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What’s in Panera’s Pumpkin Muffie?

In this series, “Eating out: What’s in it?” we will be going over how you can figure out for yourself if something is unhealthy. Today we are taking a trip to Panera Bread.




1. Check the menu

In more and more urban and developed cities, some nutrition information is being publicly displayed on the menu. Look for numbers or symbols next to the menu item.


  • “S/M 250/560 cal”     — this could be found right after a salad, indicating that the small bowl is 250 calories, while a medium is 560.
  • “V,” “SF,” or “GF”     — could all be common allergy indicators / show dietary preferences (vegan, soy free, gluten free)
  • “high prot”     — your food or drink has a high amount of protein per serving

These indicators are convenient and effective ways of narrowing down choices.




2. Go online

If you are eating at a chain restaurant, you can almost guarantee they will have the nutritional info on their websites. Some even have ingredients, and most include a common allergen guide.

In this case we have an extensive amount of information online for all of Panera Bread’s products.


  1. Go to their website
  2. On the main menu hover over “Menu Items” and select Pastries & Sweets
  3. Find and click on “Pumpkin Muffie.” Here you will find the nutrition details and ingredients.




Summaries- Nutrition (per muffie):

  • 290 calories

For a dessert, this is low or medium calorieA unit commonly used to measure the amount of energy that is... More, depending on the person.



  • 11 grams of fat, 2 of which is saturated, 0 grams trans fat

Bread is mostly carbs, but the higher calorie deserts have more fat. Thankfully no trans fat here.



  • 15mg of cholesterol, and 240mg of sodium

This does have some sodium in it, which is good to know if trying to avoid salt.

A little bit of cholesterol. This does occasionally pop up in bread.



  • 45g of carbs, 1 of which is fiber, and 26 of which is sugar (the remaining is starch)

Not a good sugar to fiber ratio.

See also: How to Understand and Apply the Nutrition Facts



  • 3g protein

Most deserts are high carbs and high fat, with not very much in the way of protein.



  • Lastly, 60% of the DV for Vitamin A, 2% of your daily Vitamin C, 2% for Calcium, and 8% of your Iron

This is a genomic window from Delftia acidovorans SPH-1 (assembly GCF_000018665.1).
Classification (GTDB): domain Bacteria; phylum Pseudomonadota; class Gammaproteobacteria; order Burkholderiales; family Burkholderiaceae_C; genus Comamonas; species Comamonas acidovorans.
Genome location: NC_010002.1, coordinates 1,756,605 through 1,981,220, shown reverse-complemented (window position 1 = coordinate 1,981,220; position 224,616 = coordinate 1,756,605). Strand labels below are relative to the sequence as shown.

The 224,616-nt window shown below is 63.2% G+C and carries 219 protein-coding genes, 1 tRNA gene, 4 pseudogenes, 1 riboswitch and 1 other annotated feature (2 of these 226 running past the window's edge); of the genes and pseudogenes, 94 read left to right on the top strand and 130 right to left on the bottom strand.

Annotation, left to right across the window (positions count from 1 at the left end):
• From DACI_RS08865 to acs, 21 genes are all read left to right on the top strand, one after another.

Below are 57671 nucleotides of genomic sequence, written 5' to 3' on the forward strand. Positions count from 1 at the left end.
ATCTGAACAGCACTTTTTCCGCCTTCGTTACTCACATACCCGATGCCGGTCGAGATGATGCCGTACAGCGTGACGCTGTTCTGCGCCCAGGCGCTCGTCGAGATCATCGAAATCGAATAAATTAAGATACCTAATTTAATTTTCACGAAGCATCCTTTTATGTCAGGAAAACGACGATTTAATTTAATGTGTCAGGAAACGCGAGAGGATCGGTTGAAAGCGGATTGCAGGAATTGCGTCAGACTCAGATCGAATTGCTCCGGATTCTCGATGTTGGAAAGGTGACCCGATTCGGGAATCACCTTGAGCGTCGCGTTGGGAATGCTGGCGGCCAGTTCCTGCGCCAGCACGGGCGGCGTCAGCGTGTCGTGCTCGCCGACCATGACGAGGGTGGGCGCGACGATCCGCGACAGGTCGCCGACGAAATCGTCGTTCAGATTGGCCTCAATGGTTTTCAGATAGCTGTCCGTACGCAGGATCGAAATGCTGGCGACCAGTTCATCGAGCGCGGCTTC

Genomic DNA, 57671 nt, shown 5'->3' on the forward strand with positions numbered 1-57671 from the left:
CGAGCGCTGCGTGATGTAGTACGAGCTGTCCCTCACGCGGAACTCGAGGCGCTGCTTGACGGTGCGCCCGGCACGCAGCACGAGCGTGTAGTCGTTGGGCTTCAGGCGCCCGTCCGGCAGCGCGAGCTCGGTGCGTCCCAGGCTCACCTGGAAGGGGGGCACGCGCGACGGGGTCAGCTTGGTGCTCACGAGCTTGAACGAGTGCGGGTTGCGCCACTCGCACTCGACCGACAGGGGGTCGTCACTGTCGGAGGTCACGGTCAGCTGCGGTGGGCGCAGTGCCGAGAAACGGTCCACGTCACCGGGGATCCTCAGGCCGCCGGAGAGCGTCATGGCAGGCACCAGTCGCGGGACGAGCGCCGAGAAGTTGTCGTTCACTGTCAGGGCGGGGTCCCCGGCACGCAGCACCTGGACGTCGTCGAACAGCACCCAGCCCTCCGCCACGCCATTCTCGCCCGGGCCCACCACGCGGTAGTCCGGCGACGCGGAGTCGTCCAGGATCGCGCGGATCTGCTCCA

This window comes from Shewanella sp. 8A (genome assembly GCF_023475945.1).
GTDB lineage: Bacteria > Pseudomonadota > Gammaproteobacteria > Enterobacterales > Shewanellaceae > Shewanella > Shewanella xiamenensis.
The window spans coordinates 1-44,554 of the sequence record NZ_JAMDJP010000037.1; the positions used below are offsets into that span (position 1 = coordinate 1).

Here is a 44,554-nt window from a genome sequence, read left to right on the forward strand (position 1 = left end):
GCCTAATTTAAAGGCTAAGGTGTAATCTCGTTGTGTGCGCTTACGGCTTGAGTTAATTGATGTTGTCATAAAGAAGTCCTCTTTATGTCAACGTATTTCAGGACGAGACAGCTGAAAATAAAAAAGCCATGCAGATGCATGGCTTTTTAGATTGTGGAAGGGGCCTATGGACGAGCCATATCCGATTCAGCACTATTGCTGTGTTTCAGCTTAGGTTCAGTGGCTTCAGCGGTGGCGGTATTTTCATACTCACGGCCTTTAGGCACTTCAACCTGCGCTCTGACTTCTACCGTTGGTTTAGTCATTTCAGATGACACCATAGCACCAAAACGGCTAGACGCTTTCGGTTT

A good source of Vitamin A.



  • 0mg of Caffeine

Oh man!



Our approximate macro breakdown (calculated by calories, not grams): 34% fat, 62% carbs, 4% protein.

See also: How are Nutrients and Calories Rounded?




Summaries- Ingredients:


Our ingredients (to avoid confusion, I indented ingredients that composed other ingredients, and unique ingredients are red [vocab word] or blue):


  1. Pumpkin Muffin
    1. Sugar 
    2. Pumpkin
    3. Enriched Wheat Flour
      1. Flour
      2. Malted Barley Flour
      3. Niacin
      4. Reduced Iron"[Iron] prepared by reacting ground ferric oxide with hydrog... More
      5. Thiamine Mononitrate
      6. Riboflavin
      7. Folic Acid
    4. Soybean oil
    5. Whole Eggs
    6. Leavening
      1. Baking Soda
      2. Sodium Acid PyrophosphateAlso known as disodium phosphate, it is a leavening agent, s... More
      3. Monocalcium PhosphateIt is a leavening agent because it produces CO2 when it reac... More
    7. Salt
    8. NaturalThis term, to be honest, does not mean much. It simply means... More Flavor
    9. Water
    10. Spice
    11. Citric Acid"Citric acid is the compound 2-hydroxy-1,2,3-propanetricarbo... More
  2.  Streusel Topping
    1. Enriched Wheat Flour
      1. Flour
      2. Malted Barley Flour
      3. Niacin
      4. Reduced Iron
      5. Thiamine Mononitrate
      6. Riboflavin
      7. Folic Acid
    2. Palm oil
    3. Sugar
    4. Cinnamon
    5. Honey
    6. Natural Flavor
    7. Salt
  3. Powdered Sugar


Contains egg and wheat. Manufactured on equipment that processes items containing milk and soy.






  • Alright in the micronutrient department, from what we can see at least.
  • No trans fats.
  • The macros are mostly carbs.
  • Not enough fiber, in my opinion.


  • There are 23 ingredients.
  • Niacin, Reduced Iron, Thiamine Mononitrate, Riboflavin,  and Folic Acid are all micronutrientsSomething we need in very small amounts to stay alive. The e... More.
  • The sources of fat and sugar are not the best.
  • There is some flavoring.

See also: Get to Know Your Nutrients




Hope this eating out tutorial / walk-through helps! More coming soon.




Thanks for reading!

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